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Biden speaks with Chinese leader Xi Jinping about Russia's war in Ukraine

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Biden speaks with Chinese leader Xi Jinping about Russia's war in Ukraine
U.S. President Joe Biden had a call with Chinese President Xi Jinping on Friday.  Photo by Chris Kleponis/UPI | License Photo

March 18 (UPI) -- President Joe Biden spoke with Chinese President Xi Jinping Friday in a high-stakes phone call during which he was expected to warn the Chinese leader against aiding Russia militarily or financially.

The phone call began just after 9 a.m. EDT Friday and concluded just before 11 a.m., the White House said.

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A White House readout of the conversation said Biden warned Xi against providing material support to Russia amid its "brutal attacks against Ukrainian cities and civilians." Biden also expressed his support for a diplomatic resolution to the war.

"The two leaders also agreed on the importance of maintaining open lines of communication, to manage the competition between our two countries," the readout said.

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The Chinese Ministry of Foreign Affairs said Xi told Biden that "conflict and confrontation are not in anyone's interest, and peace and security are what the international community should treasure the most."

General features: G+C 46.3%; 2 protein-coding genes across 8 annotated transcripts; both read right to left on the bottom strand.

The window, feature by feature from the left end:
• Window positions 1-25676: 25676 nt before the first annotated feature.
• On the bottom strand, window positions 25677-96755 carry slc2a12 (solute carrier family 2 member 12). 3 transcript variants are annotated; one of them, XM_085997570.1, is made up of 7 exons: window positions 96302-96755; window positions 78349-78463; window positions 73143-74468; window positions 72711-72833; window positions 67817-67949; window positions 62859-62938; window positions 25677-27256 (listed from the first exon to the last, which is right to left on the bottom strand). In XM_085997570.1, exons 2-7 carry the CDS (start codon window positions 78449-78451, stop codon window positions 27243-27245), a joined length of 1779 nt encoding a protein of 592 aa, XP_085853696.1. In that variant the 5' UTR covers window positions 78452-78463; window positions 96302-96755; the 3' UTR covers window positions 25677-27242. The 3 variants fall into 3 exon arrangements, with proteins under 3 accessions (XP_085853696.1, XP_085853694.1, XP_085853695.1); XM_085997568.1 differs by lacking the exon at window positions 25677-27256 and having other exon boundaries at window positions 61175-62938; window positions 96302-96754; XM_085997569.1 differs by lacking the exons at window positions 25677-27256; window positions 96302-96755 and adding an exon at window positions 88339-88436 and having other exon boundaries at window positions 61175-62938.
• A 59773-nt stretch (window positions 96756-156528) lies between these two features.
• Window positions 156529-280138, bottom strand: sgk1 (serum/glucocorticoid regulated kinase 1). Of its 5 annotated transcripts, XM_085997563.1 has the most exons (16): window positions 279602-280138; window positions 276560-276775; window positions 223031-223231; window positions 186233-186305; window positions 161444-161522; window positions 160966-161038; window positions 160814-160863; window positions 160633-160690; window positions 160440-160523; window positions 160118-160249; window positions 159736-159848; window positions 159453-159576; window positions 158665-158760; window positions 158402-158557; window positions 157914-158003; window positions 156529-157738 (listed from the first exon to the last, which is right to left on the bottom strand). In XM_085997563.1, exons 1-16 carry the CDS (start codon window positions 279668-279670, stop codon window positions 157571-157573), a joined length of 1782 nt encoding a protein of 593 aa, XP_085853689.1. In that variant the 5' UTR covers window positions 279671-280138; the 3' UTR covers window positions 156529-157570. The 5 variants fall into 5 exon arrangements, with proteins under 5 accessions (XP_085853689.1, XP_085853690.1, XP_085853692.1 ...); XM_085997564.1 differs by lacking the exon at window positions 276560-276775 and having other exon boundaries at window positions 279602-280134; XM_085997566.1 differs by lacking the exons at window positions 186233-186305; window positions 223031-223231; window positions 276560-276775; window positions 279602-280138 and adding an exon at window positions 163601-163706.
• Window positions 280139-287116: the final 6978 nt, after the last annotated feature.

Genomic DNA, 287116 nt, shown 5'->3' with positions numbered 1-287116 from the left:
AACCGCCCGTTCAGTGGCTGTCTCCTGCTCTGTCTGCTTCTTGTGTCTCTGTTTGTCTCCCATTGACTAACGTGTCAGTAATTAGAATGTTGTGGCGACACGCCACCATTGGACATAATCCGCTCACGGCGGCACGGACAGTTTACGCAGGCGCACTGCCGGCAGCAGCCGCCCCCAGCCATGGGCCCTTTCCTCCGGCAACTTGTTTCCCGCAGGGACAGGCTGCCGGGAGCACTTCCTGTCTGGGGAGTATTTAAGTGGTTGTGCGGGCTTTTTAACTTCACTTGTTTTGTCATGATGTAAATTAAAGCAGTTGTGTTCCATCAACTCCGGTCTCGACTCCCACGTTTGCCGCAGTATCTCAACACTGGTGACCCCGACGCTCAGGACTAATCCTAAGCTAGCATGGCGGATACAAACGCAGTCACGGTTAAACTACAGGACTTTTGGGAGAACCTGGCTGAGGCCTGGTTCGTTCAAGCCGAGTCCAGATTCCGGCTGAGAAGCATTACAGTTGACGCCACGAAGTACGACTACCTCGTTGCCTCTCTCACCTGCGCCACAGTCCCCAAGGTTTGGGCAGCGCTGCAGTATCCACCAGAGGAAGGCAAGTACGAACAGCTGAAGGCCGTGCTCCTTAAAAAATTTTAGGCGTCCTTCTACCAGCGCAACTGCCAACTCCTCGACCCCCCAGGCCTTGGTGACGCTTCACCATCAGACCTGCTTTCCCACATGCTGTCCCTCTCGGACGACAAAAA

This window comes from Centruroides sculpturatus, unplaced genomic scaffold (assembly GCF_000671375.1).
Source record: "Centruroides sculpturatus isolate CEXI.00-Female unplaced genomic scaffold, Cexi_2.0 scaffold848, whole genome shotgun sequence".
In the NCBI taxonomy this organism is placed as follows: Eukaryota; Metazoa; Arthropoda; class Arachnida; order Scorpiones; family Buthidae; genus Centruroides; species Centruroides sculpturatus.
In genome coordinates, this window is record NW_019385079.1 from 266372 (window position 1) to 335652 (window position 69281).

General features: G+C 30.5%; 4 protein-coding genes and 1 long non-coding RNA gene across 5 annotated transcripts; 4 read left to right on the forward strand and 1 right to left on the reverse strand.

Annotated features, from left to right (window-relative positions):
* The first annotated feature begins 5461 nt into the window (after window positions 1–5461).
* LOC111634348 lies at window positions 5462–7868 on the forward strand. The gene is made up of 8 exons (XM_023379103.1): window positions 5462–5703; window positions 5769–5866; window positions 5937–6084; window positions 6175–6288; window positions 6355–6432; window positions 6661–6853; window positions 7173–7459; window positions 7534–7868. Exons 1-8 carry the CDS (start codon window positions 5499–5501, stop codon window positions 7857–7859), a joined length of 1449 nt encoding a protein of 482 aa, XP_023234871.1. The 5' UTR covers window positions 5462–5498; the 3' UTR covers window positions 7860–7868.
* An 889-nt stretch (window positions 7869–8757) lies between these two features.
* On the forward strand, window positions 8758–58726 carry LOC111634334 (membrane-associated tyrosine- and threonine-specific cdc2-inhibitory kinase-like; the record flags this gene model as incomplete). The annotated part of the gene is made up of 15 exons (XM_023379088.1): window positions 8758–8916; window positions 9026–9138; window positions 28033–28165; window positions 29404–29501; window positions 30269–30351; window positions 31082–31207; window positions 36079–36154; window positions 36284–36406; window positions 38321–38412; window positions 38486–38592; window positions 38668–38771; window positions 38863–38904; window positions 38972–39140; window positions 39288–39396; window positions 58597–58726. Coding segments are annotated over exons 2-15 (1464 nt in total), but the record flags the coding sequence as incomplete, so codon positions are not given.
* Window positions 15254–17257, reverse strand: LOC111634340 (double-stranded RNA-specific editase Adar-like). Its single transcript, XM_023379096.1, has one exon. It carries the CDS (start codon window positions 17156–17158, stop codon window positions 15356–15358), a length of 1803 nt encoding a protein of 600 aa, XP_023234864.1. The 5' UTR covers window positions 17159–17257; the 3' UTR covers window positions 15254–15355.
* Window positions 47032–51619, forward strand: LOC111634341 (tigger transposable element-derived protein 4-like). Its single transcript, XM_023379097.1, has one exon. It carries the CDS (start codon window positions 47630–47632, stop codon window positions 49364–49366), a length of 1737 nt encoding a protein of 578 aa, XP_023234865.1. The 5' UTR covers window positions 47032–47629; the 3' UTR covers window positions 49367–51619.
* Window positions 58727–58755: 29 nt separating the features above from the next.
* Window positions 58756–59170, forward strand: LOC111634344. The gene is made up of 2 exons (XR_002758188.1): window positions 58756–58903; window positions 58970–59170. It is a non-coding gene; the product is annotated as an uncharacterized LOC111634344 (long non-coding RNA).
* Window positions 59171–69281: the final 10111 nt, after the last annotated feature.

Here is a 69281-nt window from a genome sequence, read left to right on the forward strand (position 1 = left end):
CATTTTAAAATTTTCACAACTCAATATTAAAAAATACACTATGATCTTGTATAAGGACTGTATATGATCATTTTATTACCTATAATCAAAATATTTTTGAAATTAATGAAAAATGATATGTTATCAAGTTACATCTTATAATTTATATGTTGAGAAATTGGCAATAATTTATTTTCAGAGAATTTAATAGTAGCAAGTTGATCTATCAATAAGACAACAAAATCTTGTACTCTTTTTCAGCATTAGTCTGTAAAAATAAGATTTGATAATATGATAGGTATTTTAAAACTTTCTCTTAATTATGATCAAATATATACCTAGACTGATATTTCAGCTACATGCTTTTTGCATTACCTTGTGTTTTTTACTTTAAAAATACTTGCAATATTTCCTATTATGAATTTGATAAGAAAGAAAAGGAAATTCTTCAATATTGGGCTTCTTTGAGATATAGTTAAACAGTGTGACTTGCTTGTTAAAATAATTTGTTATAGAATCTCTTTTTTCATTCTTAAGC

"The world is neither peaceful nor tranquil," Xi said to Biden, according to the ministry. "The Ukraine crisis is not something we want to see."

Xi went on to say that as permanent members of the U.N. Security Council, the two countries "must not only lead the development of China-U.S. relations on the right track, but also shoulder our due international responsibilities and make efforts for world peace and tranquility."

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China has not denounced Russia's invasion of Ukraine and news reports this week have said Beijing might be looking to support Moscow's war. Chinese Foreign Minister Wang Yi said earlier this month that Beijing's relationship with Moscow is "rock-solid."

"We're concerned that they're considering directly assisting Russia with military equipment to use in Ukraine," Secretary of State Antony Blinken said during a Thursday press conference.

"President Biden will ... make clear that China will bear responsibility for any actions it takes to support Russia's aggression, and we will not hesitate to impose costs."

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The Russian military has struggled so far with the performance of its air-to-ground and ground-to-ground missiles, according to Pentagon officials. Also, its ground offensive has stalled in parts of Ukraine due to strong resistance from Ukrainian forces and armed civilians.

Russian forces attacked targets in Lviv on Friday, which is in far western Ukraine. In fact, Lviv is about 40 miles from Ukraine's border with Poland, which is a NATO-protected country.

U.S. officials have so far estimated, conservatively, that Russia has lost about 7,000 soldiers since the invasion began Feb. 24.

Biden said during a White House event on Thursday that Russian President Vladimir Putin is a "violent dictator," a "pure thug" and a "war criminal" for waging an "immoral war" against the Ukrainian people.

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Scenes from the rubble: Russian forces attack Ukraine capital, Kyiv

Ukrainian service members stand beside a damaged building in a residential area after shelling in Kyiv, Ukraine, on March 18. Photo by Vladyslav Musiienko/UPI | License Photo

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